If you turn on your television this week, you will likely see advertisements directly aimed at small business owners.
The prime-time ads are part of a range of federal government measures to communicate what last month’s budget will mean for different groups in the economy, including SMEs.
In fact, the Department of Treasury has been allocated $36 million to “engage with the community on economic challenges”, according to the department’s portfolio budget statement.
Sign up for SmartCompany newsletter.
Free to your inbox every weekday
A Treasury spokesperson told Fairfax the funds will be spent on promotion of the government’s proposed small business changes, as well as the Intergenerational Report and the forthcoming tax white paper.
A commercial that aired during prime time on Channel Ten on Sunday night featured men and women in various work uniforms completing different jobs on a stage, while a voiceover explains key budget measures for small business, including the $20,000 asset write-off and the 1.5% cut to the company tax rate.
The same clip is available on the government’s “Meeting the challenge of Change” website, along with other videos aimed at small business. The website was established to coincide with the release of the Intergenerational Report in March.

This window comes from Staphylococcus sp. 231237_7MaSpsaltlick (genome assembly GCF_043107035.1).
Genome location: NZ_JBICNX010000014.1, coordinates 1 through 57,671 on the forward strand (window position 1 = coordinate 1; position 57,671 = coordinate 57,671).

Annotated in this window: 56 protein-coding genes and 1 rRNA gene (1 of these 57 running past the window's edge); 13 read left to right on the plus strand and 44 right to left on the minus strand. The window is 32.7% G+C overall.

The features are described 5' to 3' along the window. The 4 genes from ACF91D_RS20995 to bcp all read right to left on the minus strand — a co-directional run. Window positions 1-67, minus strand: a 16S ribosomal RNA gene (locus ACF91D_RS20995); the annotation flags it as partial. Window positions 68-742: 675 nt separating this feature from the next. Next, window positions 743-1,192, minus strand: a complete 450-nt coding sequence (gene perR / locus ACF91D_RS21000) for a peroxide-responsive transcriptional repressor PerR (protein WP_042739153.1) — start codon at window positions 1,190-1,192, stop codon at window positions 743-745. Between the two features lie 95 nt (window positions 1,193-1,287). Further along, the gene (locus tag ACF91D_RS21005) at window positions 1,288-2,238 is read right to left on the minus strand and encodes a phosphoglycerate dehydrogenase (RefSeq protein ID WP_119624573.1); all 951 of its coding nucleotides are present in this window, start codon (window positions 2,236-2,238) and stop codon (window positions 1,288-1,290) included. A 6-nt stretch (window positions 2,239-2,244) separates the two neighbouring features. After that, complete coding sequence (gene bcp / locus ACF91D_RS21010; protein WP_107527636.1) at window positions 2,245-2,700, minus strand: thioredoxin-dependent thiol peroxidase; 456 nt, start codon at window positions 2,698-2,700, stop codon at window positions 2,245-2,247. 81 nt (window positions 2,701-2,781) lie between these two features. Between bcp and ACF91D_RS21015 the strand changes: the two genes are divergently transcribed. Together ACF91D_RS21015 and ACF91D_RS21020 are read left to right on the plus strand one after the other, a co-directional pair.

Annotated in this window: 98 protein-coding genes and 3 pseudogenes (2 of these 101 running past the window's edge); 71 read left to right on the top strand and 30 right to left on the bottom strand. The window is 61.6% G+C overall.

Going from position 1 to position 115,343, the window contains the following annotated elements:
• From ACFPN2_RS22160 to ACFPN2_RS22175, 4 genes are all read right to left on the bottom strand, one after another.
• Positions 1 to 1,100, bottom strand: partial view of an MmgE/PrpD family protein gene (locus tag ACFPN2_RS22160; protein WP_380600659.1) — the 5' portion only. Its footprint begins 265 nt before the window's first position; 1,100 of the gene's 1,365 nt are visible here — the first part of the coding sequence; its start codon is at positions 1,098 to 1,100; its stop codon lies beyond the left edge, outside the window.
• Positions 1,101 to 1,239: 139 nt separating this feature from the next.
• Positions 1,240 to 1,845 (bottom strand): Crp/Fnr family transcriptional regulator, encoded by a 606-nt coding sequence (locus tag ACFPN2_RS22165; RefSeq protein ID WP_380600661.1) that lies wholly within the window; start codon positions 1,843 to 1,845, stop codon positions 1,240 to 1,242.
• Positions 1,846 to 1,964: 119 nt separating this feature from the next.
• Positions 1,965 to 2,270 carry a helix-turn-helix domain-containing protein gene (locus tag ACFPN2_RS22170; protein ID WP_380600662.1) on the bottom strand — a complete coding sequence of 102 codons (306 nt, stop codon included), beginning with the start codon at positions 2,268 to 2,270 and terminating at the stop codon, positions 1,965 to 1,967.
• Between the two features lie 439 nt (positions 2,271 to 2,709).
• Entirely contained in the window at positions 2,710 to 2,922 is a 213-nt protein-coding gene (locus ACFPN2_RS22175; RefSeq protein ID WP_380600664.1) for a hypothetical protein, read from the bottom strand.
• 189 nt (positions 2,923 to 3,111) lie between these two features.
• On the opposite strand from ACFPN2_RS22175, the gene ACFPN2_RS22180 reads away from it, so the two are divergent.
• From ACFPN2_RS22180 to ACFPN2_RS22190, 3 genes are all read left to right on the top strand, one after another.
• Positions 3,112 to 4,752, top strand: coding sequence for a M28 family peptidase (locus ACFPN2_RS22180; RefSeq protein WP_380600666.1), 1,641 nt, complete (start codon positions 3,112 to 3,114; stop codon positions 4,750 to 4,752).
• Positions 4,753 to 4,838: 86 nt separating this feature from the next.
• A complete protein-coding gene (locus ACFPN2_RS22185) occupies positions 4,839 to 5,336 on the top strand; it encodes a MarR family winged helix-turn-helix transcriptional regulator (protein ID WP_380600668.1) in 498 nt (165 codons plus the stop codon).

The government has also created a Twitter account as part of its “Challenge of Change” promotion, which has been targeting small businesses.
— Challenge Of Change (@IGR2015) May 28, 2015
But shadow treasurer Chris Bowen has accused the government of using taxpayer funding to spruik its own budget and linked the latest ads to the controversy surrounding Dr Karl Kruszelnicki, who was employed by the government to appear in ads for the Intergenerational Report.
“After the embarrassment of the Dr Karl saga, now Joe Hockey is using the tax payer funded IGR advertising campaign to spruik his budget,” Bowen said on Facebook on Friday.
Bowen told Fairfax the opposition will be “pursuing this issue in detail when Treasury fronts Senate estimates next week”.
“The IGR is supposed to be a 40-year, forward-looking document, yet much of the government’s support for small business ends in two years,” Bowen said.
“Joe Hockey has quietly expanded the coverage of the wasteful IGR ad campaign to cover budget measures.”
SmartCompany contacted Treasury and Small Business Minister Bruce Billson but did not receive a response prior to publication.